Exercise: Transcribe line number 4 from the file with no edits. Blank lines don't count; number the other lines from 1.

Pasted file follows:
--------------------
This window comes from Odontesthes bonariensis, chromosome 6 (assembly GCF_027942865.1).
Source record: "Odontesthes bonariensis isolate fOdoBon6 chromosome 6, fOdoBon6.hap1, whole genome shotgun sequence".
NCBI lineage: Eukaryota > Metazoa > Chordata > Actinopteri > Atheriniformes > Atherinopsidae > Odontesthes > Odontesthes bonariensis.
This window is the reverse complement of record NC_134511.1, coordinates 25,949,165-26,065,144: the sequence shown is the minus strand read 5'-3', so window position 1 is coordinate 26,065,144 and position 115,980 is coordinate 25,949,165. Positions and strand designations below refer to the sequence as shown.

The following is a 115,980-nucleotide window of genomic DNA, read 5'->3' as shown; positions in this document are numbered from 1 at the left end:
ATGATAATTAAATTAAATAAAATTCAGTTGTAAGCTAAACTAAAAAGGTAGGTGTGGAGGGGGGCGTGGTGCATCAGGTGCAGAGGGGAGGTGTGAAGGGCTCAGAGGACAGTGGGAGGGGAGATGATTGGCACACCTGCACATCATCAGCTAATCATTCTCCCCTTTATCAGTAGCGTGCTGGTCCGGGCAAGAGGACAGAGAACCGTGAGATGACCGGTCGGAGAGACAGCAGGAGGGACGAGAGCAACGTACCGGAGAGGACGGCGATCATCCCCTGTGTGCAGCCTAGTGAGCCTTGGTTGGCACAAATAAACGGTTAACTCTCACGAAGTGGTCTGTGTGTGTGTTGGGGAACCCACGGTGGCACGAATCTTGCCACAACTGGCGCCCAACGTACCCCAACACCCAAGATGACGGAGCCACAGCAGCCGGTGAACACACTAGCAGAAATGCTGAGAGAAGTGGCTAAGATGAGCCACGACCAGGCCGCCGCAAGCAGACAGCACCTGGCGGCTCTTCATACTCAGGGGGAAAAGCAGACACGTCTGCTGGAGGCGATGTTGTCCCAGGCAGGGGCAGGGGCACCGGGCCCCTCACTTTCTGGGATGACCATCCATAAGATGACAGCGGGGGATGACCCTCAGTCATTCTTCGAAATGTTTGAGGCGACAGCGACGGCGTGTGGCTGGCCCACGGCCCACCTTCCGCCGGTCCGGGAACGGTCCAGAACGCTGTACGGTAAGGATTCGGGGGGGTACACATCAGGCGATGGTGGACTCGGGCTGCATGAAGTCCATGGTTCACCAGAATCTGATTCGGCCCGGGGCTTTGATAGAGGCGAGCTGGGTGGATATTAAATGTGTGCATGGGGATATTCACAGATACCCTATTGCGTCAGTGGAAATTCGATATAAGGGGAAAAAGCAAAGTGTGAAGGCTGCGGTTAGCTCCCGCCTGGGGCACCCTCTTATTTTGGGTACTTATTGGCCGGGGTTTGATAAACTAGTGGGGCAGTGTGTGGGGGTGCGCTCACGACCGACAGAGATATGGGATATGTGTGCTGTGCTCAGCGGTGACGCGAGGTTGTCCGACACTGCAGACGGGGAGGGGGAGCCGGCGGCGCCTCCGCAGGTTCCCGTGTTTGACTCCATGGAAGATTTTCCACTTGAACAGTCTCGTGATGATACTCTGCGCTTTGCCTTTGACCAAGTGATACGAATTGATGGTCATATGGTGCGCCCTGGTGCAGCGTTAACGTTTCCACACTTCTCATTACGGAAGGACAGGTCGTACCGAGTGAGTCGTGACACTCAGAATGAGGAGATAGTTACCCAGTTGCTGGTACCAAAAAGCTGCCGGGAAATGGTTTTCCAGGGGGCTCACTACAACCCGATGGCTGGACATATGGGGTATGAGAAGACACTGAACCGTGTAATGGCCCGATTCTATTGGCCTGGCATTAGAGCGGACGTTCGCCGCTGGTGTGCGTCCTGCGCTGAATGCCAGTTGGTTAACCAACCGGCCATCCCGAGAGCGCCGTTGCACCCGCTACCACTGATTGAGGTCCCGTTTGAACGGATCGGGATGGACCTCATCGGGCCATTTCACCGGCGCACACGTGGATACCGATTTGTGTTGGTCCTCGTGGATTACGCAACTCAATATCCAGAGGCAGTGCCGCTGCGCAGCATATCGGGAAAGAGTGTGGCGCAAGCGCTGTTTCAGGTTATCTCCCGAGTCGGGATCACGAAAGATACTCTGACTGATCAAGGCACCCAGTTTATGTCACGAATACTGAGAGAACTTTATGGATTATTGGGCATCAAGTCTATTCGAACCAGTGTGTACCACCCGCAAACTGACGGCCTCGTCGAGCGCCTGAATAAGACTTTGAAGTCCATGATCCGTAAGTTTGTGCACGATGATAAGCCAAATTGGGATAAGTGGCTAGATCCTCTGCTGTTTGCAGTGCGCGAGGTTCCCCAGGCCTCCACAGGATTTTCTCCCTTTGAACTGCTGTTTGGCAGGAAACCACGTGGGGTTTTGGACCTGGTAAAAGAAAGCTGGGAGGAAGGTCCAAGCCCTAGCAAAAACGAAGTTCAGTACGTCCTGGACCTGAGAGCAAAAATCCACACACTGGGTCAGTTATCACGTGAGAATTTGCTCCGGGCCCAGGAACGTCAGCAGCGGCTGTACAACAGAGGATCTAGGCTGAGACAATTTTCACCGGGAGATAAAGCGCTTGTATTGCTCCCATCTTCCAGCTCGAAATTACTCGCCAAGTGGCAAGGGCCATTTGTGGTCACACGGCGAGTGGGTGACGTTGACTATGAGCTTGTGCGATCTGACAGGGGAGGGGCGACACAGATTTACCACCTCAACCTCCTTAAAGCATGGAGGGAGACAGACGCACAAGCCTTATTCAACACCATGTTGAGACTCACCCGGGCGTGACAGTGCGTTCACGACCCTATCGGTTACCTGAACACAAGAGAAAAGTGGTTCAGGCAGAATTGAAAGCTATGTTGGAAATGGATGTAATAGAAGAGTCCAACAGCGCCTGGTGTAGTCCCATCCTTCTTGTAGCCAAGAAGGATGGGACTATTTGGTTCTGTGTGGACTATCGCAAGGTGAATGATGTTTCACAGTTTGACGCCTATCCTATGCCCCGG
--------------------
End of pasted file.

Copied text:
This window is the reverse complement of record NC_134511.1, coordinates 25,949,165-26,065,144: the sequence shown is the minus strand read 5'-3', so window position 1 is coordinate 26,065,144 and position 115,980 is coordinate 25,949,165. Positions and strand designations below refer to the sequence as shown.